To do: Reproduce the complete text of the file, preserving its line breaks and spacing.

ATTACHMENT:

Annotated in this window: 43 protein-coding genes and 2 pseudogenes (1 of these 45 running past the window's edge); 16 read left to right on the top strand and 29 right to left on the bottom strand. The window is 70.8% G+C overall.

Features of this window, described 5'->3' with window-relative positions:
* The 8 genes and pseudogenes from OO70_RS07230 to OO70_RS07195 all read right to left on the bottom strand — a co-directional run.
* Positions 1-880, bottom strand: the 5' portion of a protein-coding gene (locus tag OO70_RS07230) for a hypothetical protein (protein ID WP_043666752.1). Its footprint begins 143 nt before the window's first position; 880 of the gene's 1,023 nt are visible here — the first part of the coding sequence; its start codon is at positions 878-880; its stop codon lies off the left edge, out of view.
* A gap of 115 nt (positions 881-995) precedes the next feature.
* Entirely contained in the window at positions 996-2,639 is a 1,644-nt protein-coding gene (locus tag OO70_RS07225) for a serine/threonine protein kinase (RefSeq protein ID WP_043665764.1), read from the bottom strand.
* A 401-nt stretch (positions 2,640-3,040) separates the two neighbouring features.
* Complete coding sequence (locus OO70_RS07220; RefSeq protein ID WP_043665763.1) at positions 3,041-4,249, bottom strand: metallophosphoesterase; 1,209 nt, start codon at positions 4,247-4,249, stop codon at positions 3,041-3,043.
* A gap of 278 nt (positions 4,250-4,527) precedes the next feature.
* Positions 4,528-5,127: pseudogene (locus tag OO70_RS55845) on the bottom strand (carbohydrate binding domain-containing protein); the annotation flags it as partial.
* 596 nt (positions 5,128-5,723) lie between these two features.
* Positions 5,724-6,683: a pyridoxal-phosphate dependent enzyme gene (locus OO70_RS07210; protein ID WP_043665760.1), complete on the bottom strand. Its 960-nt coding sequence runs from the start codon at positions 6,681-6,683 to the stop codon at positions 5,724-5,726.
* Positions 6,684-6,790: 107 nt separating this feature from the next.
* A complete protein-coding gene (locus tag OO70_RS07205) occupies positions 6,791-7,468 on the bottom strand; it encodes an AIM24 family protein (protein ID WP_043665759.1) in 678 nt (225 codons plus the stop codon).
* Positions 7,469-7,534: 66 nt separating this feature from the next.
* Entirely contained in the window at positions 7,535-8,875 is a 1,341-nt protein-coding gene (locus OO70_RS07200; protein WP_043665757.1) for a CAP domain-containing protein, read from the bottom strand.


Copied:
Annotated in this window: 43 protein-coding genes and 2 pseudogenes (1 of these 45 running past the window's edge); 16 read left to right on the top strand and 29 right to left on the bottom strand. The window is 70.8% G+C overall.

Features of this window, described 5'->3' with window-relative positions:
* The 8 genes and pseudogenes from OO70_RS07230 to OO70_RS07195 all read right to left on the bottom strand — a co-directional run.
* Positions 1-880, bottom strand: the 5' portion of a protein-coding gene (locus tag OO70_RS07230) for a hypothetical protein (protein ID WP_043666752.1). Its footprint begins 143 nt before the window's first position; 880 of the gene's 1,023 nt are visible here — the first part of the coding sequence; its start codon is at positions 878-880; its stop codon lies off the left edge, out of view.
* A gap of 115 nt (positions 881-995) precedes the next feature.
* Entirely contained in the window at positions 996-2,639 is a 1,644-nt protein-coding gene (locus tag OO70_RS07225) for a serine/threonine protein kinase (RefSeq protein ID WP_043665764.1), read from the bottom strand.
* A 401-nt stretch (positions 2,640-3,040) separates the two neighbouring features.
* Complete coding sequence (locus OO70_RS07220; RefSeq protein ID WP_043665763.1) at positions 3,041-4,249, bottom strand: metallophosphoesterase; 1,209 nt, start codon at positions 4,247-4,249, stop codon at positions 3,041-3,043.
* A gap of 278 nt (positions 4,250-4,527) precedes the next feature.
* Positions 4,528-5,127: pseudogene (locus tag OO70_RS55845) on the bottom strand (carbohydrate binding domain-containing protein); the annotation flags it as partial.
* 596 nt (positions 5,128-5,723) lie between these two features.
* Positions 5,724-6,683: a pyridoxal-phosphate dependent enzyme gene (locus OO70_RS07210; protein ID WP_043665760.1), complete on the bottom strand. Its 960-nt coding sequence runs from the start codon at positions 6,681-6,683 to the stop codon at positions 5,724-5,726.
* Positions 6,684-6,790: 107 nt separating this feature from the next.
* A complete protein-coding gene (locus tag OO70_RS07205) occupies positions 6,791-7,468 on the bottom strand; it encodes an AIM24 family protein (protein ID WP_043665759.1) in 678 nt (225 codons plus the stop codon).
* Positions 7,469-7,534: 66 nt separating this feature from the next.
* Entirely contained in the window at positions 7,535-8,875 is a 1,341-nt protein-coding gene (locus OO70_RS07200; protein WP_043665757.1) for a CAP domain-containing protein, read from the bottom strand.